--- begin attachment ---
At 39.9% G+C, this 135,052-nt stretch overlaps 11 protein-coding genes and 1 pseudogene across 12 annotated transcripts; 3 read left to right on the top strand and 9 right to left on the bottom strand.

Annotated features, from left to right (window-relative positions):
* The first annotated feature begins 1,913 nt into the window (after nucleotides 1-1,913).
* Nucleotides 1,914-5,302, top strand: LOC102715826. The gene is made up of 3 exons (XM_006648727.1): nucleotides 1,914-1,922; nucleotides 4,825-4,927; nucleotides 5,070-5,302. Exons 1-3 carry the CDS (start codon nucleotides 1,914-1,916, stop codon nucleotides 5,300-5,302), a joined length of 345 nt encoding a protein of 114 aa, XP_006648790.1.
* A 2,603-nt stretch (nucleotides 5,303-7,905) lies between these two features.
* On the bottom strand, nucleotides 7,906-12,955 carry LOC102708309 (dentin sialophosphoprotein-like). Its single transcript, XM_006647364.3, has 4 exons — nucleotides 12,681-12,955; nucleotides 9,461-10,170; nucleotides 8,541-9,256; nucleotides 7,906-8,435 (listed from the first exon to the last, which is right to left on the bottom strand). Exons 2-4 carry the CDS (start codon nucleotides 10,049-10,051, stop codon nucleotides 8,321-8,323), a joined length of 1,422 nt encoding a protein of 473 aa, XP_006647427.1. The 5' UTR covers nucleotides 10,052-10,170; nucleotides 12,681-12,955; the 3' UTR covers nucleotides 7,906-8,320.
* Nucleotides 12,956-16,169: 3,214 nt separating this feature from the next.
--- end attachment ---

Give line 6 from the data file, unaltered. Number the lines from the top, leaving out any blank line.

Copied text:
* On the bottom strand, nucleotides 7,906-12,955 carry LOC102708309 (dentin sialophosphoprotein-like). Its single transcript, XM_006647364.3, has 4 exons — nucleotides 12,681-12,955; nucleotides 9,461-10,170; nucleotides 8,541-9,256; nucleotides 7,906-8,435 (listed from the first exon to the last, which is right to left on the bottom strand). Exons 2-4 carry the CDS (start codon nucleotides 10,049-10,051, stop codon nucleotides 8,321-8,323), a joined length of 1,422 nt encoding a protein of 473 aa, XP_006647427.1. The 5' UTR covers nucleotides 10,052-10,170; nucleotides 12,681-12,955; the 3' UTR covers nucleotides 7,906-8,320.